This paper provides an efficient method to measure utility under prospect theory, the most important descriptive theory of decision under uncertainty today. Our method is based on the elicitation of certainty equivalents for two-outcome prospects, a common way to measure utility. We applied our method in an experiment and found that most subjects were risk averse for gains and risk seeking for losses but had concave utility both for gains and for losses. This finding illustrates empirically that risk seeking and concave utility can coincide under prospect theory, a result that was derived theoretically by Chateauneuf and Cohen (1994). Utility was steeper for losses than for gains, which is consistent with loss aversion. Utility did not depend on the probability used in the elicitation, which offers support for prospect theory.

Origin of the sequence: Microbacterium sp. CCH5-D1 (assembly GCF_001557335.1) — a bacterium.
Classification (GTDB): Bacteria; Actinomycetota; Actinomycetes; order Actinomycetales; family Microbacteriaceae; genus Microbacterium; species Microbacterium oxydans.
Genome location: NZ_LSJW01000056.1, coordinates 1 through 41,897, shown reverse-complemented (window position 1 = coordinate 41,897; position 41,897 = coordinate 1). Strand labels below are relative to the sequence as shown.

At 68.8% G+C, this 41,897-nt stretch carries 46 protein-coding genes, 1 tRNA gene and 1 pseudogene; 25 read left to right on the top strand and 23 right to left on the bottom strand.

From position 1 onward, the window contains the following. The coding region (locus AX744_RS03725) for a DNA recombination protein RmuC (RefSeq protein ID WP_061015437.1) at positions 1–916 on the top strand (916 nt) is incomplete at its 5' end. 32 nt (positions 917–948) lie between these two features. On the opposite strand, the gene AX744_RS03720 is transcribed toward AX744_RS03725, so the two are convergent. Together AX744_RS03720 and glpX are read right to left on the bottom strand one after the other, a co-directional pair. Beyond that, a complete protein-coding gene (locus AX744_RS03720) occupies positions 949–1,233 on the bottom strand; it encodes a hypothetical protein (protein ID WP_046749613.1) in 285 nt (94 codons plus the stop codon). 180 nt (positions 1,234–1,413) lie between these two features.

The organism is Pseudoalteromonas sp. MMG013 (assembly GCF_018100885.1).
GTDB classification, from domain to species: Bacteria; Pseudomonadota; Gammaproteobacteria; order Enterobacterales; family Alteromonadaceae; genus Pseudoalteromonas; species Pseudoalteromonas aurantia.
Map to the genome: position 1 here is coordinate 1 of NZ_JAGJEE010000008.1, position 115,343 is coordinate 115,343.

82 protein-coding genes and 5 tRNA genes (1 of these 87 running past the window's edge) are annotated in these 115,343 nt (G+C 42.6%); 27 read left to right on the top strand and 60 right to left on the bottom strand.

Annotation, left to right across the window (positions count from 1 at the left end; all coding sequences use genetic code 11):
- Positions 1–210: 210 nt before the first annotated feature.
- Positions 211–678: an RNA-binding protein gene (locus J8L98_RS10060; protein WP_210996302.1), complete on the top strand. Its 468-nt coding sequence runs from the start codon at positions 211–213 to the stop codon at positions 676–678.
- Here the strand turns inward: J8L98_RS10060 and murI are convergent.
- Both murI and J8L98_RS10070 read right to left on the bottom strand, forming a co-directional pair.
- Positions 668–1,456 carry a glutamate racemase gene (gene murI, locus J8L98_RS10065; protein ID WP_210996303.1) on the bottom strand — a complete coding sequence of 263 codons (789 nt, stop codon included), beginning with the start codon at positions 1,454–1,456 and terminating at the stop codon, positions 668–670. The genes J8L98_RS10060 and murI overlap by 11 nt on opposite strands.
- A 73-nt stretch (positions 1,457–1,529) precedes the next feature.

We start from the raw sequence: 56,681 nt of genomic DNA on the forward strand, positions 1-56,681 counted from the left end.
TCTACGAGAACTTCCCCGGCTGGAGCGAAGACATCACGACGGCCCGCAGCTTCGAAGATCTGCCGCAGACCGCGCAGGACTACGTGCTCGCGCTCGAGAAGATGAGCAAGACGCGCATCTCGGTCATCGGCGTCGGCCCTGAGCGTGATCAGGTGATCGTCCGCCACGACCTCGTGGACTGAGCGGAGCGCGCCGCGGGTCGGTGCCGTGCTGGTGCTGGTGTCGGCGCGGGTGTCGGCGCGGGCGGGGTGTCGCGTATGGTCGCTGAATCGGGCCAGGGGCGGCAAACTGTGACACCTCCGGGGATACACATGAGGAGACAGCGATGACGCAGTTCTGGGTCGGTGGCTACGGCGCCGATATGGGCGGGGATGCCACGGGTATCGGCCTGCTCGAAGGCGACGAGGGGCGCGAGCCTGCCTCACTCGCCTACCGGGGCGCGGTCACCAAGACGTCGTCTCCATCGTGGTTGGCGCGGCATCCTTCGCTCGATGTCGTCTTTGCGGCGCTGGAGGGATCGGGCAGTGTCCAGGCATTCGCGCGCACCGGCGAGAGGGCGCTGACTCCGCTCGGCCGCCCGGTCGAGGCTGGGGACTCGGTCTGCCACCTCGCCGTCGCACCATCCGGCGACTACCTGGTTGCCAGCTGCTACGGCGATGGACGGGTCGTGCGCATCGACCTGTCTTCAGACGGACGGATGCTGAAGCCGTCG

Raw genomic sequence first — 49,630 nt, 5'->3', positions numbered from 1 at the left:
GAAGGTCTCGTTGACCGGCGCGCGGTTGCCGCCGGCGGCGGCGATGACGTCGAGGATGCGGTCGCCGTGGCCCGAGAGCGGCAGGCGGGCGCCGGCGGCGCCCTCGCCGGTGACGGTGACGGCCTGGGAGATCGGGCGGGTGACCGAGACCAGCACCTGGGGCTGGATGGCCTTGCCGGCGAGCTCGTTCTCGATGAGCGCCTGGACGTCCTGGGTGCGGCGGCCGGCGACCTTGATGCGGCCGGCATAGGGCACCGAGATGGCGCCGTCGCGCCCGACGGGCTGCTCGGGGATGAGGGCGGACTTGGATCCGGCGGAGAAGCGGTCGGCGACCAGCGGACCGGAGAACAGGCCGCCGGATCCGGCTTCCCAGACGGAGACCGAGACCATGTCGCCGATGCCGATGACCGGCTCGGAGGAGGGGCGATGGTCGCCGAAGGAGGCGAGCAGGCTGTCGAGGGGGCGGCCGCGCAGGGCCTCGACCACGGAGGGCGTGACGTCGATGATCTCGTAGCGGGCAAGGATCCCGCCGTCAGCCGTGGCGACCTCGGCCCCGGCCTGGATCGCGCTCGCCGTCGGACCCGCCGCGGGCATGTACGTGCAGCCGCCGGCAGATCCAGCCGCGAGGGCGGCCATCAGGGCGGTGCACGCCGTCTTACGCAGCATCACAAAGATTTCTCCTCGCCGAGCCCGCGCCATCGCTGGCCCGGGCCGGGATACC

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Erasmus School of Economics

Abdellaoui, M., Bleichrodt, H., & L'Haridon, O. (2007). A Tractable Method to Measure Utility and Loss Aversion under Prospect Theory. Retrieved from